As for this recent headline, we would answer a flat “NO!”. Chagas categorically does not have the same disease profile as AIDS or HIV. While there are some similarities, we would say that the transmission and symtomatology of Lyme Disease has a much closer resemblance. Not only is the primary vector of transmission a ‘bug’, there does appear a “swollen red area at site of insect bite.”
Both Chagas and Lyme also follow a similar pattern of both an acute and chronic phase. The symptoms for Chagas during each phase, according to PubMed, are as follows:
Chagas disease has two phases: acute and chronic. The acute phase may have no symptoms or very mild symptoms. Symptoms include:
- General ill feeling (malaise)
- Swelling of one eye
- Swollen red area at site of insect bite
After the acute phase, the disease goes into remission. No other symptoms may appear for many years. When symptoms finally develop, they may include:
- Digestive problems
- Pain in the abdomen
- Swallowing difficulties
Now compare with the following description of the two phases of Lyme disease:
What is the point here? Just like Lyme, Chagas does have some very serious developing symptoms when left untreated. Especially for children who are frequently bitten by insects in warmer climes, it’s very easy to let these various bites go unattended because they are so common. When you don’t know the identity of the insect, it’s always better to err on the side of caution. Watch closely for any presenting symptoms which might develop in the wake of bite, particularly redness, swelling and fever. The fever is always a good thing, since it is the body’s way of exhibiting a healthy immune response.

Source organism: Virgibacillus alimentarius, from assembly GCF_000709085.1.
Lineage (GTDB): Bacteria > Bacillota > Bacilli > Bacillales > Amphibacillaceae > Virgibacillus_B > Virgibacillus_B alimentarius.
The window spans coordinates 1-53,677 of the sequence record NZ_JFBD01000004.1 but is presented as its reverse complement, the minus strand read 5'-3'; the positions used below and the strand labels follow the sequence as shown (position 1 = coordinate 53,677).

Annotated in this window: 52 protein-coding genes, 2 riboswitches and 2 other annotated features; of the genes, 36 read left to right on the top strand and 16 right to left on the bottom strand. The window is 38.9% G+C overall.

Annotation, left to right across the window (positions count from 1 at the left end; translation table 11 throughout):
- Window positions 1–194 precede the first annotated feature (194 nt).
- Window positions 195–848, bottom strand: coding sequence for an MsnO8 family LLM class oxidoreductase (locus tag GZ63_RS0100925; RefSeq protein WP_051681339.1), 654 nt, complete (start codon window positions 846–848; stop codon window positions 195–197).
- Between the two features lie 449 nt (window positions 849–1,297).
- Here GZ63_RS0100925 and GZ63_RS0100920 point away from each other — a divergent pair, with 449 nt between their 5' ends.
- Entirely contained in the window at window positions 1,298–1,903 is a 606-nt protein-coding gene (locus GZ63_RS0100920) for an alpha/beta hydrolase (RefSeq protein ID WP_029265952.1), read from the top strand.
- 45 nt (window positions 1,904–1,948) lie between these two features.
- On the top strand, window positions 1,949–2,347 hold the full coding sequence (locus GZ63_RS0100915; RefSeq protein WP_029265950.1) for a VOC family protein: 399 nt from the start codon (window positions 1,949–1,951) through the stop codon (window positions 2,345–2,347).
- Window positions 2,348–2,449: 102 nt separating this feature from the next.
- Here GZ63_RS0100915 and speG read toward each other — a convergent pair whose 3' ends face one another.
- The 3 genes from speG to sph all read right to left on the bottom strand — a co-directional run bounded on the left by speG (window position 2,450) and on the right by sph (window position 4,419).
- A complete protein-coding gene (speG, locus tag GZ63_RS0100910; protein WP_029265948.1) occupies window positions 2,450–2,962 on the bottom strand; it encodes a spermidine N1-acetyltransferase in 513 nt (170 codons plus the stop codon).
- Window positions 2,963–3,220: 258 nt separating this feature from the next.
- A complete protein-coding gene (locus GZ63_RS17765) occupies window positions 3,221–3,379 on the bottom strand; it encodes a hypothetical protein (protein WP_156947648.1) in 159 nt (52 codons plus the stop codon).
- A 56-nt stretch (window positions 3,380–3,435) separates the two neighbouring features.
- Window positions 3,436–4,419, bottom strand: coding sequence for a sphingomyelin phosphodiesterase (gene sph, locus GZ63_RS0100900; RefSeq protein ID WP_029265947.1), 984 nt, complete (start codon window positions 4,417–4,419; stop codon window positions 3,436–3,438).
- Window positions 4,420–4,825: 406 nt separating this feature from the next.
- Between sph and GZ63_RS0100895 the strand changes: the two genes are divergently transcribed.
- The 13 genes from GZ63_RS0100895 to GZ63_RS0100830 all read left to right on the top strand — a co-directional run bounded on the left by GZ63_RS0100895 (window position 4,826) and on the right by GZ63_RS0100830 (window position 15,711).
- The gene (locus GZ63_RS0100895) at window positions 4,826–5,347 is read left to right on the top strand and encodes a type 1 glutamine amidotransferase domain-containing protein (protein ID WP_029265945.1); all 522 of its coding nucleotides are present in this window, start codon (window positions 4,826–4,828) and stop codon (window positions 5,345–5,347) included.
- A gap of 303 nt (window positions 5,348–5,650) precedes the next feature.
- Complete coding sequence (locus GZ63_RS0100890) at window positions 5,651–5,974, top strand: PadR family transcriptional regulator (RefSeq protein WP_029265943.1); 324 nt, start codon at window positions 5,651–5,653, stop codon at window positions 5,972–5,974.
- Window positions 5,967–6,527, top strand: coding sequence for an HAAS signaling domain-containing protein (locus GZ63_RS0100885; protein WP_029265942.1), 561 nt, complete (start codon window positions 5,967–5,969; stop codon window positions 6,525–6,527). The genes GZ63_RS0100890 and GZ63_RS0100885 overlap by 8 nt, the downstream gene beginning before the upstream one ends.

What are the most likely ways of being infected with the parasite which causes Chagas?
The US Center for Disease Control has a nice page which addresses this question and more. As follows from the CDC website:
Epidemiology & Risk Factors
Some triatomine bugs, if infected, can transmit T. cruzi.
Chagas disease, or American trypanosomiasis, is caused by the parasite Trypanosoma cruzi. Infection is most commonly acquired through contact with the feces of an infected triatomine bug (or “kissing bug”), a blood-sucking insect that feeds on humans and animals.
More on: Triatomine Bugs
Infection can also occur from:
- mother-to-baby (congenital),
- contaminated blood products (transfusions),
- an organ transplanted from an infected donor,
- laboratory accident, or
- contaminated food or drink (rare)
How can I keep triatomine bugs away from my home?
Again, from the CDC site, here is a list of measures that can be taken to remove a conducive environment for the offending parasite-bearing insects known as triatomine bugs:
Other precautions to prevent house infestation include:
• Sealing cracks and gaps around windows, walls, roofs, and doors
• Removing wood, brush, and rock piles near your house
• Using screens on doors and windows and repairing any holes or tears
• If possible, making sure yard lights are not close to your house (lights can attract the bugs)
• Sealing holes and cracks leading to the attic, crawl spaces below the house, and to the outside
• Having pets sleep indoors, especially at night
• Keeping your house and any outdoor pet resting areas clean, in addition to periodically checking both areas for the presence of bugs
So, now you’re practically an expert on Chagas, a disease to be prevented not feared. There are many excellent reference sites on the internet which can be consulted if you suspect either an infection or infestation. Given that the southern swath of the lower forty-eight states is now appreciably warmer in temperature, especially with an emerging pattern of milder winters, this health threat does loom larger on the horizon. The cold winters of the past used to kill many seasonal insects coming up from the south, but that can no longer be relied upon. Therefore, we can take all the proper precautions listed above, as well as respond appropriately in the case of a full-blown Chagas infection.
“Once ounce of prevention is worth a pound of cure.”
May you enjoy great health,
The Health Coach
US Distribution Map of Triatoma lecticularia, the bug which carries the parasite that cause Chagas disease (also called American trypanosomiasis).